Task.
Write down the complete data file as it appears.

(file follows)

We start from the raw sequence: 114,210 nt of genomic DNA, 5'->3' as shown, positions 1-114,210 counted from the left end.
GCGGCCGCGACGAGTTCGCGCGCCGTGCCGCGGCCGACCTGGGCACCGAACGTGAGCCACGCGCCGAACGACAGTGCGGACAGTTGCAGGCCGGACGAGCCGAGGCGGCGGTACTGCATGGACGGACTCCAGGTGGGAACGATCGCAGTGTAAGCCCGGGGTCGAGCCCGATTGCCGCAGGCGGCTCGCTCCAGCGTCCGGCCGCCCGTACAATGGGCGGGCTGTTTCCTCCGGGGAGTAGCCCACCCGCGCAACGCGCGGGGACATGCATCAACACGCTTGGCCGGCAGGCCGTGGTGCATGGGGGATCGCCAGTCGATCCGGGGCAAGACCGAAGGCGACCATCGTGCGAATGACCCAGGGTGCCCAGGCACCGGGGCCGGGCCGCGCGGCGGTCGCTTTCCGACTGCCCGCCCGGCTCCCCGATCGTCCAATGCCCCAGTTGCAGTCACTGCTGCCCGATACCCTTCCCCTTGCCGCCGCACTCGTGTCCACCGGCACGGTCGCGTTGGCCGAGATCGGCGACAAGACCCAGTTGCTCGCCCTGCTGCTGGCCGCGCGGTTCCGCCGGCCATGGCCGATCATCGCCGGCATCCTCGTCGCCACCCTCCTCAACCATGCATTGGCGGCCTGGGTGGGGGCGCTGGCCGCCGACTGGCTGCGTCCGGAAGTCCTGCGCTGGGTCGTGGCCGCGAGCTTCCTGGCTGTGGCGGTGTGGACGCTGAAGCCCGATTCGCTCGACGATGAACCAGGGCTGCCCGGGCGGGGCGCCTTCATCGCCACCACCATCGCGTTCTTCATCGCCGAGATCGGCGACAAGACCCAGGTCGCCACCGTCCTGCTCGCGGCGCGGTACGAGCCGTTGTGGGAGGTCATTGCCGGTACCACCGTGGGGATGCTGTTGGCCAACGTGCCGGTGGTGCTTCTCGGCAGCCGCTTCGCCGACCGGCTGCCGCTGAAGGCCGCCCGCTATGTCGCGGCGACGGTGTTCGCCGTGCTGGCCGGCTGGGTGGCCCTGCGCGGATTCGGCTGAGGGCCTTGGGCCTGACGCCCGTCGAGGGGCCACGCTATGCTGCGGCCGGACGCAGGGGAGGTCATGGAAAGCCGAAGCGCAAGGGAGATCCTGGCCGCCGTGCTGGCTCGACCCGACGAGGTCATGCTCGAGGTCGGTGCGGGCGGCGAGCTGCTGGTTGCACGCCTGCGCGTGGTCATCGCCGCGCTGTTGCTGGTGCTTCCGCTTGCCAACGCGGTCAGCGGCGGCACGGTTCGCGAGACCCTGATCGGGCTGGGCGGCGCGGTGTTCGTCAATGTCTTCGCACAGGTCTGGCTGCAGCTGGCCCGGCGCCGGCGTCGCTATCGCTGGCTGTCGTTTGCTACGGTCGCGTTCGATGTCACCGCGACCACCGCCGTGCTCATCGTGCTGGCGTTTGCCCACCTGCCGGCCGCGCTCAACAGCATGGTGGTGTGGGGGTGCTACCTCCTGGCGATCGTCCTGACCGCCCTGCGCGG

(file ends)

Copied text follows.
We start from the raw sequence: 114,210 nt of genomic DNA, 5'->3' as shown, positions 1-114,210 counted from the left end.
GCGGCCGCGACGAGTTCGCGCGCCGTGCCGCGGCCGACCTGGGCACCGAACGTGAGCCACGCGCCGAACGACAGTGCGGACAGTTGCAGGCCGGACGAGCCGAGGCGGCGGTACTGCATGGACGGACTCCAGGTGGGAACGATCGCAGTGTAAGCCCGGGGTCGAGCCCGATTGCCGCAGGCGGCTCGCTCCAGCGTCCGGCCGCCCGTACAATGGGCGGGCTGTTTCCTCCGGGGAGTAGCCCACCCGCGCAACGCGCGGGGACATGCATCAACACGCTTGGCCGGCAGGCCGTGGTGCATGGGGGATCGCCAGTCGATCCGGGGCAAGACCGAAGGCGACCATCGTGCGAATGACCCAGGGTGCCCAGGCACCGGGGCCGGGCCGCGCGGCGGTCGCTTTCCGACTGCCCGCCCGGCTCCCCGATCGTCCAATGCCCCAGTTGCAGTCACTGCTGCCCGATACCCTTCCCCTTGCCGCCGCACTCGTGTCCACCGGCACGGTCGCGTTGGCCGAGATCGGCGACAAGACCCAGTTGCTCGCCCTGCTGCTGGCCGCGCGGTTCCGCCGGCCATGGCCGATCATCGCCGGCATCCTCGTCGCCACCCTCCTCAACCATGCATTGGCGGCCTGGGTGGGGGCGCTGGCCGCCGACTGGCTGCGTCCGGAAGTCCTGCGCTGGGTCGTGGCCGCGAGCTTCCTGGCTGTGGCGGTGTGGACGCTGAAGCCCGATTCGCTCGACGATGAACCAGGGCTGCCCGGGCGGGGCGCCTTCATCGCCACCACCATCGCGTTCTTCATCGCCGAGATCGGCGACAAGACCCAGGTCGCCACCGTCCTGCTCGCGGCGCGGTACGAGCCGTTGTGGGAGGTCATTGCCGGTACCACCGTGGGGATGCTGTTGGCCAACGTGCCGGTGGTGCTTCTCGGCAGCCGCTTCGCCGACCGGCTGCCGCTGAAGGCCGCCCGCTATGTCGCGGCGACGGTGTTCGCCGTGCTGGCCGGCTGGGTGGCCCTGCGCGGATTCGGCTGAGGGCCTTGGGCCTGACGCCCGTCGAGGGGCCACGCTATGCTGCGGCCGGACGCAGGGGAGGTCATGGAAAGCCGAAGCGCAAGGGAGATCCTGGCCGCCGTGCTGGCTCGACCCGACGAGGTCATGCTCGAGGTCGGTGCGGGCGGCGAGCTGCTGGTTGCACGCCTGCGCGTGGTCATCGCCGCGCTGTTGCTGGTGCTTCCGCTTGCCAACGCGGTCAGCGGCGGCACGGTTCGCGAGACCCTGATCGGGCTGGGCGGCGCGGTGTTCGTCAATGTCTTCGCACAGGTCTGGCTGCAGCTGGCCCGGCGCCGGCGTCGCTATCGCTGGCTGTCGTTTGCTACGGTCGCGTTCGATGTCACCGCGACCACCGCCGTGCTCATCGTGCTGGCGTTTGCCCACCTGCCGGCCGCGCTCAACAGCATGGTGGTGTGGGGGTGCTACCTCCTGGCGATCGTCCTGACCGCCCTGCGCGG